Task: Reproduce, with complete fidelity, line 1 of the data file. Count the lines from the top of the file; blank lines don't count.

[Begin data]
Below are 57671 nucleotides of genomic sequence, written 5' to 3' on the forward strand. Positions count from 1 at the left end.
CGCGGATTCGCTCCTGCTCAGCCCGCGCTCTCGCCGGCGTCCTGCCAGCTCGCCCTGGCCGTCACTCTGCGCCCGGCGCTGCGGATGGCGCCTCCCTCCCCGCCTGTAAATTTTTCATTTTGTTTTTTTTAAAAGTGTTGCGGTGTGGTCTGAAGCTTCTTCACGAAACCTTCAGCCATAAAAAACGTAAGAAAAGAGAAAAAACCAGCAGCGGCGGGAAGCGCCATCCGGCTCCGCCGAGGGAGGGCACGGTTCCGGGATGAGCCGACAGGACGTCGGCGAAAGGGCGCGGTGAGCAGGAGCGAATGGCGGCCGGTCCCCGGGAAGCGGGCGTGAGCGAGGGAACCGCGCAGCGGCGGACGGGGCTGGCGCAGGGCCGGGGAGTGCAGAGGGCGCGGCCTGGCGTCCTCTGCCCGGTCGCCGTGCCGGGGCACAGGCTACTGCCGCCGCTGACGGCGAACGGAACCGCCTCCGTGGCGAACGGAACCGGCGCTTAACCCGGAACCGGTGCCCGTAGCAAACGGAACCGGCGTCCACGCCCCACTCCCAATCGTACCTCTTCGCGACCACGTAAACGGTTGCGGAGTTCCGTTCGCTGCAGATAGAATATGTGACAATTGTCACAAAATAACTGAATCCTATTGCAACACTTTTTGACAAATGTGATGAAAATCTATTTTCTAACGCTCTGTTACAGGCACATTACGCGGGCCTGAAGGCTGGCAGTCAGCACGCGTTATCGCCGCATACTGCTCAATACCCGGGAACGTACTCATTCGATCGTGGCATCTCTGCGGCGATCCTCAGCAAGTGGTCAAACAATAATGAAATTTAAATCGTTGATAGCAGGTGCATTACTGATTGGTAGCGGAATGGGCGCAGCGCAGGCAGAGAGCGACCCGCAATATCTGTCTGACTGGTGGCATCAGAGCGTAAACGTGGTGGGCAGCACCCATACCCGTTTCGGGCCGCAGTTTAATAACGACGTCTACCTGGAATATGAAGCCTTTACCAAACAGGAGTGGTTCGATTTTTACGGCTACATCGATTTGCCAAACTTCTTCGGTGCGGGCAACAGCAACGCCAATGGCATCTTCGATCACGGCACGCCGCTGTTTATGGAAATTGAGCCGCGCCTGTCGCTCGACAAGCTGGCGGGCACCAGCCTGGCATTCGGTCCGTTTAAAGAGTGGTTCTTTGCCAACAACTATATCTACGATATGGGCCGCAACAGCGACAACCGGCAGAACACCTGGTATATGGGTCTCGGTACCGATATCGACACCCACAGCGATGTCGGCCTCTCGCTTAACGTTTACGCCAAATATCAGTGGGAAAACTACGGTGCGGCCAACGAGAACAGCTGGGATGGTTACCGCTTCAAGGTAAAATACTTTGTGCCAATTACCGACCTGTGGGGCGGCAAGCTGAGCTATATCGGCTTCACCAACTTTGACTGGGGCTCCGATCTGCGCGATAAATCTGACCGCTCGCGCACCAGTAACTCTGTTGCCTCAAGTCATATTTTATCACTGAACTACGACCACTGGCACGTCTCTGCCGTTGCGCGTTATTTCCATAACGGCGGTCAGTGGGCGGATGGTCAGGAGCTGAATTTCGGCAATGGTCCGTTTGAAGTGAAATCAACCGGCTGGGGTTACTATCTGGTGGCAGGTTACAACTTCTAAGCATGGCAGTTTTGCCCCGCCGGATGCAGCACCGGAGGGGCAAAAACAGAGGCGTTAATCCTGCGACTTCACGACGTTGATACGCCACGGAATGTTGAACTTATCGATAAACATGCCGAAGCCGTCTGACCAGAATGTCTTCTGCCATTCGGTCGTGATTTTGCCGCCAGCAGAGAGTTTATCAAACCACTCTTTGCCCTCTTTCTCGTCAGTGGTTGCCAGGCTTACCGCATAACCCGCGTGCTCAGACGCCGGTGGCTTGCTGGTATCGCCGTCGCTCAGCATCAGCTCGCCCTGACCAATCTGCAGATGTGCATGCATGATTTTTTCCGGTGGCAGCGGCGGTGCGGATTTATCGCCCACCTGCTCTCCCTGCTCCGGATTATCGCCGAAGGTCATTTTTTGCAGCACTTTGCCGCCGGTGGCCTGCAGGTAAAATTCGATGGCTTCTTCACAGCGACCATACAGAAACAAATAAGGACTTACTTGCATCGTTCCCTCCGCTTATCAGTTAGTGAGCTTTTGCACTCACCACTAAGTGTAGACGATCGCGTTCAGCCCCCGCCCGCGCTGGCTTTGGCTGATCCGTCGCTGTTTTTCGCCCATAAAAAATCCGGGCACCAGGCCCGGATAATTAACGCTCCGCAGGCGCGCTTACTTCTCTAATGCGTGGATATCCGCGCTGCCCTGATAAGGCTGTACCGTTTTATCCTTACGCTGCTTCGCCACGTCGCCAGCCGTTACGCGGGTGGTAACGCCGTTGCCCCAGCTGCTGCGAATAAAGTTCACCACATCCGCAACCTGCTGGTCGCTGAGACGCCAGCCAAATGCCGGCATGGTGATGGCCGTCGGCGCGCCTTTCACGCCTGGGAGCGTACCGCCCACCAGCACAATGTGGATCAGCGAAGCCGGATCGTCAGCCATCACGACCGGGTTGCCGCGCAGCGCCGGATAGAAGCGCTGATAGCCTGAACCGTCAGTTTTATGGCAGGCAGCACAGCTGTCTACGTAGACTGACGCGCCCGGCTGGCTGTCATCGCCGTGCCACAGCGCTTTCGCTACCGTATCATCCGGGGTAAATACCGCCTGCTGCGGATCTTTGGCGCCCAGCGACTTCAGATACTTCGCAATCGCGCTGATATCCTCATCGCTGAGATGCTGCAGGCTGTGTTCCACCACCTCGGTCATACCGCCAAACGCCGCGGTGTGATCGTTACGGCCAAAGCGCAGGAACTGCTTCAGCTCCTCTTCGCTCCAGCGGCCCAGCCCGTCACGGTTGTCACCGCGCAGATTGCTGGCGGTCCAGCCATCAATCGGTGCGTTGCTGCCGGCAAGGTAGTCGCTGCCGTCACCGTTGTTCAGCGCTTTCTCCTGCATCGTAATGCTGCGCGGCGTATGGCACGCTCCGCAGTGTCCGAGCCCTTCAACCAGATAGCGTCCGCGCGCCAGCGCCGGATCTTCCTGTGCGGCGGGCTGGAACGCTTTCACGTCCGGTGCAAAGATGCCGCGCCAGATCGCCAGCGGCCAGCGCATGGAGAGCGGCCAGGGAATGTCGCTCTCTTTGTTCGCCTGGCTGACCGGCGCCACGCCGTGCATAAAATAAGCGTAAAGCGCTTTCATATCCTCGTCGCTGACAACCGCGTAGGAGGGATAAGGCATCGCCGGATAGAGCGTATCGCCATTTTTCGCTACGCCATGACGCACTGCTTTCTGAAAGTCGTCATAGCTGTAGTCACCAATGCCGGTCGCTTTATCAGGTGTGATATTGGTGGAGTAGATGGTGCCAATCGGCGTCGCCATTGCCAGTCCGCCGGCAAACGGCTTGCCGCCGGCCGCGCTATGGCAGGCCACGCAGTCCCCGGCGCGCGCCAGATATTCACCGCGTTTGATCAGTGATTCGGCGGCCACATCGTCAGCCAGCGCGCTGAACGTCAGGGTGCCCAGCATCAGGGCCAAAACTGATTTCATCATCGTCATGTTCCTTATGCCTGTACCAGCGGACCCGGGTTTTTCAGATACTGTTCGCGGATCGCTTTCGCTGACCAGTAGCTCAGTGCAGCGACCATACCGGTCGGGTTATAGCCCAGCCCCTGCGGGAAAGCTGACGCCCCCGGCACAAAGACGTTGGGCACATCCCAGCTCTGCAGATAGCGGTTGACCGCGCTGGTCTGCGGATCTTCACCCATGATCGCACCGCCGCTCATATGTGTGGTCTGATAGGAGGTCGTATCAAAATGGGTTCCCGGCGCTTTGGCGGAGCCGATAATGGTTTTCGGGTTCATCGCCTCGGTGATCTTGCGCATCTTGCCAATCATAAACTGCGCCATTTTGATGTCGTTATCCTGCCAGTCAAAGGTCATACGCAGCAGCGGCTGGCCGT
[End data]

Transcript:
Below are 57671 nucleotides of genomic sequence, written 5' to 3' on the forward strand. Positions count from 1 at the left end.